Updated: Sep 18, 2020
There are times in life and especially ministry when I have what some may call a “one track mind.” That is to suggest it becomes easy to take upon the task at hand while avoiding other people, decisions, activities, etc. Some may seem shocked at my confession of ministry having “one track” elements, but it is quite true. Pastors become so absorbed in business as usual, getting the task completed, and moving on to other responsibilities. There are moments, however, when God has a way of bringing about unexpected intrusions. Nothing major, mind you, but enough to unsettle matters and divert personal attention elsewhere. In many cases, to more important matters of revelation.
I had one such experience in early February. On this particular day, some of the members of Free Union, along with the ministerial staff, delivered Valentine cards to each resident of a local nursing home. Upon our arrival at Greendale Forest, we paired off and began making our way from one room to the next in an effort to offer a glimmer of light, hope, and Christian love. While I am comfortable in most situations, I tend to prefer routine. Most of my visits to this home are filled with consistency: the same halls, residents, staff, etc. I was not sure what to expect on this occasion because I knew that in order to cover all of the residents I would have to enter “uncharted territory” and speak to people I may or may not know, people who may or may not respond so favorably.
Our associate pastor and I elected to make the deliveries to the first hall of residents. Talk about getting out of one’s personal comfort zone! Until this particular day I had never been the full length of the hallway, but looking back I am grateful for the opportunity and for the fact that we chose this set of rooms.
The first few rooms were met with limited success. First one and then the next resident were all out for the afternoon. Then I happened upon this one certain room. I gave a knock at the door and quietly entered taking note that the gentleman was asleep (or so I first thought). In actuality, he was in a comatose state and connected to a feeding tube. For a moment, my heart sank. There was no way really to connect with this man. There were no family members around with which to commune. It was just me and him. Some people may say, “Well if he is in such poor condition, there is little need to leave him a Valentine card.” As I stood there, I opened the envelope containing a card and placed it gently on the table next to his bed. Soon I found myself taking note of the bulletin board on the opposite side of his bed. It was filled with cards, notes, photos, and other mementos. Little things reminding me that this man, in spite of his condition, was still a fellow human being.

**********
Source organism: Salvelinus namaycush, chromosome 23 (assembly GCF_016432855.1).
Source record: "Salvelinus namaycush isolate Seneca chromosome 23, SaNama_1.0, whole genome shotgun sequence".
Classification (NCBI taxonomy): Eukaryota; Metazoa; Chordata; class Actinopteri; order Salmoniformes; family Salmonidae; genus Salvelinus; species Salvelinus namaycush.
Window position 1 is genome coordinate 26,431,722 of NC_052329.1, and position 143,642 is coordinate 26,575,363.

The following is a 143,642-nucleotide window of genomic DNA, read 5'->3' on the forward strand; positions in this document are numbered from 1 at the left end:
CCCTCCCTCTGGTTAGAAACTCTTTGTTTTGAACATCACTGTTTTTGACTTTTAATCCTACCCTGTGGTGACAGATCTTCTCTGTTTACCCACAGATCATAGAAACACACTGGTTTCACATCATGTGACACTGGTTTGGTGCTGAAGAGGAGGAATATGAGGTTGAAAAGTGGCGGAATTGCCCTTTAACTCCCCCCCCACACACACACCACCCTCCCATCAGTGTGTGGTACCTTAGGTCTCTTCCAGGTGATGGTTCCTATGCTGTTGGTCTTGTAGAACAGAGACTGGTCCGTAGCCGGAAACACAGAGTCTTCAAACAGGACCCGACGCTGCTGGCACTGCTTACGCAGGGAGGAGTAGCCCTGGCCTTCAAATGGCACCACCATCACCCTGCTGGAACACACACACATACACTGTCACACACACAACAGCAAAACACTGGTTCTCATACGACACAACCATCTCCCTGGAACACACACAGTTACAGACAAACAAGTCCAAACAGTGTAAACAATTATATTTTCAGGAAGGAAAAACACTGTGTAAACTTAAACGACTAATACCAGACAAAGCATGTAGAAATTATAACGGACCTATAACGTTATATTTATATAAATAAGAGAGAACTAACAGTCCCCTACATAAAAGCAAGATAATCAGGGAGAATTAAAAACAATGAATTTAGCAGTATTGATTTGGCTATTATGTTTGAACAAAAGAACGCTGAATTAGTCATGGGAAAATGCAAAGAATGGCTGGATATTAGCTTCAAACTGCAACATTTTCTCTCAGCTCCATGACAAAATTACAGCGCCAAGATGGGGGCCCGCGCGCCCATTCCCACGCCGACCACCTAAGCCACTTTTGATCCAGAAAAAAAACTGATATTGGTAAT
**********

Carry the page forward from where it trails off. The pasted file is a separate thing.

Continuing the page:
Each photo seemed to reflect significant people, places, and events from his past. I wondered for a few moments just who he was, what his story might be, and how he ended up in such a state. Some people would have just moved on and not been as “struck” as I found myself that afternoon. On this occasion, I just could not let the moment escape my grasp.
Those of you reading this reflection may be thinking, “Okay Kelley, you are obsessing a little too much!” Perhaps that is the case, but maybe not. Just maybe this was one of the intrusions of God’s grace into my life at such a time when I seemed busy, outside of my comfort zone, and eager to work through my stack of Valentine cards. Here was a man created in the image of God (just like me) who could not physically acknowledge my presence, offer a thank you for the card, smile, or do anything for himself. It was then and there that I remembered something from the book Life on Loan by Rick Rusaw and Eric Swanson, “Grace takes place at the intersections of our lives.” Such a statement is true not only when it comes to our close friendships, family ties, or church community, but even in the stranger who just so happens to be confined to a bed in a local nursing home.
I arrived at the nursing home ready to be a blessing to other people and represent Christ to a people who otherwise may or may not experience a lot of joy throughout the year. But in this instance, God ended up ministering to me at the greatest point of my need at that particular time. I challenge each of you to look up and look out for the gentle nudges of God’s grace around you. You never know when or where God might show up, how God might reveal Godself, or how your life might change as a result of such encounters.